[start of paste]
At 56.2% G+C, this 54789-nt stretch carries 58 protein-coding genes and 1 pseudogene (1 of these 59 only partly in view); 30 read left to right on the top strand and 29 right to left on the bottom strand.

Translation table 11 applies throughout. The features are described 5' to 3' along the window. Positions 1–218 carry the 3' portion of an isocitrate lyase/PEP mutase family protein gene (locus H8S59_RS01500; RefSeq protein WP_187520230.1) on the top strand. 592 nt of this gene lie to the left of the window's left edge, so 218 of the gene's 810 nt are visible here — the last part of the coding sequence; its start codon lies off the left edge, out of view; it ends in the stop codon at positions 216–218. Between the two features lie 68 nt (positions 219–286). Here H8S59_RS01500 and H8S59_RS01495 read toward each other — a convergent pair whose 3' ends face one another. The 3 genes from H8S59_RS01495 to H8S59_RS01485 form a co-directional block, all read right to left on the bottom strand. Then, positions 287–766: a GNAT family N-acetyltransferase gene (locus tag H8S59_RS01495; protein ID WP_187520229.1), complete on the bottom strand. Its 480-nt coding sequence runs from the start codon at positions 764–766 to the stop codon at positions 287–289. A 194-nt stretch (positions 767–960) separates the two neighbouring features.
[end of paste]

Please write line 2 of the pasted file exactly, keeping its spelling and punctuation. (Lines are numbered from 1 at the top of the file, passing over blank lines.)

Translation table 11 applies throughout. The features are described 5' to 3' along the window. Positions 1–218 carry the 3' portion of an isocitrate lyase/PEP mutase family protein gene (locus H8S59_RS01500; RefSeq protein WP_187520230.1) on the top strand. 592 nt of this gene lie to the left of the window's left edge, so 218 of the gene's 810 nt are visible here — the last part of the coding sequence; its start codon lies off the left edge, out of view; it ends in the stop codon at positions 216–218. Between the two features lie 68 nt (positions 219–286). Here H8S59_RS01500 and H8S59_RS01495 read toward each other — a convergent pair whose 3' ends face one another. The 3 genes from H8S59_RS01495 to H8S59_RS01485 form a co-directional block, all read right to left on the bottom strand. Then, positions 287–766: a GNAT family N-acetyltransferase gene (locus tag H8S59_RS01495; protein ID WP_187520229.1), complete on the bottom strand. Its 480-nt coding sequence runs from the start codon at positions 764–766 to the stop codon at positions 287–289. A 194-nt stretch (positions 767–960) separates the two neighbouring features.